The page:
How much more powerful is that thoughtful act of Tzdakah than the apathetic act of giving to a charity their card is there, because of their brand, because of their excellent and expensive marketing, because of their long history and the good deeds they did decades ago, because they were in touch with the needs of the community when they were founded a generation or so back, or worst of all, because the card is there and moving the marker from here to here is what we do while the Rabbi gives his sermon and before we once again stand up.

Don’t get me wrong, the ‘established charities’ plays an important role and need to be funded. The communal appeals and federations support the very fabric of our communities. They aren’t, however, the only way to give and perhaps it’s time we as a community took a conscience decision to renew ourselves. There are many Jewish start ups for social good that are efficient, effective and focused on emerging needs major organisations simply aren’t in touch with. There are many types of activity, such as tackling internet antisemitism and online hate, where new approaches from new organisations are essential.

Earlier this week, after 18 months of highly successful operations, the Online Hate prevention Institute launched its first public appeal and we did it through a crowd funding site. Perhaps the week before Yom Kippur was not the best timing. Perhaps people will be all ‘donated out’ once they have gone through their regular Yom Kippur giving ritual. So far, however, the response has been strong with 18% of our funding target met in the first 36 hours.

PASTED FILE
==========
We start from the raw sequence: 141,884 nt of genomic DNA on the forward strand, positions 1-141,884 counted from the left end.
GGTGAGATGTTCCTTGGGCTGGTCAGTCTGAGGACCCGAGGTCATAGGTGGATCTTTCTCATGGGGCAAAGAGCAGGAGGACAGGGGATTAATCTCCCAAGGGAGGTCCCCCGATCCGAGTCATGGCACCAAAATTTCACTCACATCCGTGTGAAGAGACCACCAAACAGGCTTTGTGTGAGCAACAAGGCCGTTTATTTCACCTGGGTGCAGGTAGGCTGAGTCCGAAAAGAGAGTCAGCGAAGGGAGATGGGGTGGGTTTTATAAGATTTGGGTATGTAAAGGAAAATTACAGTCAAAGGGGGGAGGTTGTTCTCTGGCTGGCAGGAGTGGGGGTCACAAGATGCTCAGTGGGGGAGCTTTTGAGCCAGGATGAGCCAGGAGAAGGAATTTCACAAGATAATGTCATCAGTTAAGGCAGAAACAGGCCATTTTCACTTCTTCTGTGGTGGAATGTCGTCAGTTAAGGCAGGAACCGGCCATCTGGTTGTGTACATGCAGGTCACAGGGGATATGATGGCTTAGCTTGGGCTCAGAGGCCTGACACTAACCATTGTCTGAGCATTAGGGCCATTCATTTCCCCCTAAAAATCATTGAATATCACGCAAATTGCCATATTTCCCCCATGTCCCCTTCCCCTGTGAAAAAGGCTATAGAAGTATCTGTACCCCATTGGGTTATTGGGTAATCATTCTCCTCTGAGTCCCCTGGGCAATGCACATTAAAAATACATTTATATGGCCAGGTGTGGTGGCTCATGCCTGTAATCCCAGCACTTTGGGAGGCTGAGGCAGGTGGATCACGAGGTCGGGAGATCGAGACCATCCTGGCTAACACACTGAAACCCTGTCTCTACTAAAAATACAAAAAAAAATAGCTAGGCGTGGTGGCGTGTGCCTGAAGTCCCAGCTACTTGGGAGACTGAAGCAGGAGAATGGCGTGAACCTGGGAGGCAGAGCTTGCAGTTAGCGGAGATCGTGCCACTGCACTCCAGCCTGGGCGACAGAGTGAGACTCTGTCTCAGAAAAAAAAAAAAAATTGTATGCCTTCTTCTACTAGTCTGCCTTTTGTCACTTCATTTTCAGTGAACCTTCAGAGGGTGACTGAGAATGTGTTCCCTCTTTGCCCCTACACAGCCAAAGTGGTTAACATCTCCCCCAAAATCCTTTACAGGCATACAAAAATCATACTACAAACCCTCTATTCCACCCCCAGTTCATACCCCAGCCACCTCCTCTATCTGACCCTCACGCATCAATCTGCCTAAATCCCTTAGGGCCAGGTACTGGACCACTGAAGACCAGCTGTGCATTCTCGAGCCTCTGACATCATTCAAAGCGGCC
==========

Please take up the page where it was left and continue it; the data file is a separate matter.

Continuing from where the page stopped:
As a charity approved by the Australian government on the basis that our work reduces the risk of suicide, self harm and emotional harm that can result from online hate and cyberbullying, problems that particularly impact on children and young people, perhaps we started from a strong position. Our track record of success, and the fact we haven’t asked for money before in our 18 month history probably helps as well, but in crowd funding, donations are really based on what you intend to do with the money.

There’s no doubt the support and dollar for dollar matching from the ROI Community is having an impact. Our new video explaining the danger of online hate helps as well. Perhaps it also helps that the money we raise will be used to develop online tools, or that these tools will empower the public directly and will enable us to all work together to hold social media companies like Facebook and YouTube to account when they wrongly reject our reports (a problem so many of us have faced).  If that sounds like somethig you would support, you can of course still join us and support the appeal.

Whatever the reason, the market place of ideas is backing us, but it’s doing so though the individual and careful consideration of individuals before each donation is made. When you give this Yom Kippur, don’t do so apathetically. When you fill in the cards, think about also visiting a crowd funding site after the holidays are over and matching your donation to establish causes with a donation to smaller cause, something were your donation no matter its size will take the cause a major step forward and have disproportional positive impact. This year, don’t just give, think about making things happen.

Dr Andre Oboler is CEO of the Online Hate Prevention Institute and an international expert in online Antisemitism and Online Hate.